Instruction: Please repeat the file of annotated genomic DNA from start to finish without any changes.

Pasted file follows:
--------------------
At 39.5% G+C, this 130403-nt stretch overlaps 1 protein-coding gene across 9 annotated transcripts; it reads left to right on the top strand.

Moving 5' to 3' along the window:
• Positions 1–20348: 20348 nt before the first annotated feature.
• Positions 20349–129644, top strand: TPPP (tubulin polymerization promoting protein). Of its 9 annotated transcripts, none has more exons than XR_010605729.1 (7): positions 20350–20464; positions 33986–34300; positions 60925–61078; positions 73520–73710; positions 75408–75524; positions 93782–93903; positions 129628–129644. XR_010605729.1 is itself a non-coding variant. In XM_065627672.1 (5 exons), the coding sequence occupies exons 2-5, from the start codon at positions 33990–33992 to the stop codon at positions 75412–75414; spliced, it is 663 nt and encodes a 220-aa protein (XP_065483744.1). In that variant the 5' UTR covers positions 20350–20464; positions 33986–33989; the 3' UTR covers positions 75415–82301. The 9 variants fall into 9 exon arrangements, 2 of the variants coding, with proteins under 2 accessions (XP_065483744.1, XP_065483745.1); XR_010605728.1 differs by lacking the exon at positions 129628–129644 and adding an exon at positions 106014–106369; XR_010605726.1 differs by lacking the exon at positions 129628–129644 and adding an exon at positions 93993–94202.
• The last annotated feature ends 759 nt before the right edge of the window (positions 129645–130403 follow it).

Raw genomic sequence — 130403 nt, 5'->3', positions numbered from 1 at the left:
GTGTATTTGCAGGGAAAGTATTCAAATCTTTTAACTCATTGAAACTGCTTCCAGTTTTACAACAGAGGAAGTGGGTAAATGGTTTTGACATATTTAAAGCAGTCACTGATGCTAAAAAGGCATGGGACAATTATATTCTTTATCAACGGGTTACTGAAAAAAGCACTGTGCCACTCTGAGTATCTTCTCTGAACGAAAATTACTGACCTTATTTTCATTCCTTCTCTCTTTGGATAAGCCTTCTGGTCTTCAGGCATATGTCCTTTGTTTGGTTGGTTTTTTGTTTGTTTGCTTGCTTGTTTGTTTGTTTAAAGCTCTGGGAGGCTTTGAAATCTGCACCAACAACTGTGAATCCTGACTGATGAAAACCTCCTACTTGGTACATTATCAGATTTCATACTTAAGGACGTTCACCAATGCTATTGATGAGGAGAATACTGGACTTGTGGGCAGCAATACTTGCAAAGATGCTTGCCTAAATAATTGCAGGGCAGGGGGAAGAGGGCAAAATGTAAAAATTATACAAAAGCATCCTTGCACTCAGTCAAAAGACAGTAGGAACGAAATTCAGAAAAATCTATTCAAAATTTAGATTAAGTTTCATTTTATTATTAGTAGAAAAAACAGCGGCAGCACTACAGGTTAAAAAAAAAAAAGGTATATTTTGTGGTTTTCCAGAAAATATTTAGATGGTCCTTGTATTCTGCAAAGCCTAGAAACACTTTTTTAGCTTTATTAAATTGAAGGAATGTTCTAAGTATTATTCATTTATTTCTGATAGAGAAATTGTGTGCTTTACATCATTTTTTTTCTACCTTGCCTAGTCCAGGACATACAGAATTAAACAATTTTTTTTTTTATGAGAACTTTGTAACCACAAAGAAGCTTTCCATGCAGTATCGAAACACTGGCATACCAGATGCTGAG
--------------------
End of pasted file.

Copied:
At 39.5% G+C, this 130403-nt stretch overlaps 1 protein-coding gene across 9 annotated transcripts; it reads left to right on the top strand.

Moving 5' to 3' along the window:
• Positions 1–20348: 20348 nt before the first annotated feature.
• Positions 20349–129644, top strand: TPPP (tubulin polymerization promoting protein). Of its 9 annotated transcripts, none has more exons than XR_010605729.1 (7): positions 20350–20464; positions 33986–34300; positions 60925–61078; positions 73520–73710; positions 75408–75524; positions 93782–93903; positions 129628–129644. XR_010605729.1 is itself a non-coding variant. In XM_065627672.1 (5 exons), the coding sequence occupies exons 2-5, from the start codon at positions 33990–33992 to the stop codon at positions 75412–75414; spliced, it is 663 nt and encodes a 220-aa protein (XP_065483744.1). In that variant the 5' UTR covers positions 20350–20464; positions 33986–33989; the 3' UTR covers positions 75415–82301. The 9 variants fall into 9 exon arrangements, 2 of the variants coding, with proteins under 2 accessions (XP_065483744.1, XP_065483745.1); XR_010605728.1 differs by lacking the exon at positions 129628–129644 and adding an exon at positions 106014–106369; XR_010605726.1 differs by lacking the exon at positions 129628–129644 and adding an exon at positions 93993–94202.
• The last annotated feature ends 759 nt before the right edge of the window (positions 129645–130403 follow it).

Raw genomic sequence — 130403 nt, 5'->3', positions numbered from 1 at the left:
GTGTATTTGCAGGGAAAGTATTCAAATCTTTTAACTCATTGAAACTGCTTCCAGTTTTACAACAGAGGAAGTGGGTAAATGGTTTTGACATATTTAAAGCAGTCACTGATGCTAAAAAGGCATGGGACAATTATATTCTTTATCAACGGGTTACTGAAAAAAGCACTGTGCCACTCTGAGTATCTTCTCTGAACGAAAATTACTGACCTTATTTTCATTCCTTCTCTCTTTGGATAAGCCTTCTGGTCTTCAGGCATATGTCCTTTGTTTGGTTGGTTTTTTGTTTGTTTGCTTGCTTGTTTGTTTGTTTAAAGCTCTGGGAGGCTTTGAAATCTGCACCAACAACTGTGAATCCTGACTGATGAAAACCTCCTACTTGGTACATTATCAGATTTCATACTTAAGGACGTTCACCAATGCTATTGATGAGGAGAATACTGGACTTGTGGGCAGCAATACTTGCAAAGATGCTTGCCTAAATAATTGCAGGGCAGGGGGAAGAGGGCAAAATGTAAAAATTATACAAAAGCATCCTTGCACTCAGTCAAAAGACAGTAGGAACGAAATTCAGAAAAATCTATTCAAAATTTAGATTAAGTTTCATTTTATTATTAGTAGAAAAAACAGCGGCAGCACTACAGGTTAAAAAAAAAAAAGGTATATTTTGTGGTTTTCCAGAAAATATTTAGATGGTCCTTGTATTCTGCAAAGCCTAGAAACACTTTTTTAGCTTTATTAAATTGAAGGAATGTTCTAAGTATTATTCATTTATTTCTGATAGAGAAATTGTGTGCTTTACATCATTTTTTTTCTACCTTGCCTAGTCCAGGACATACAGAATTAAACAATTTTTTTTTTTATGAGAACTTTGTAACCACAAAGAAGCTTTCCATGCAGTATCGAAACACTGGCATACCAGATGCTGAG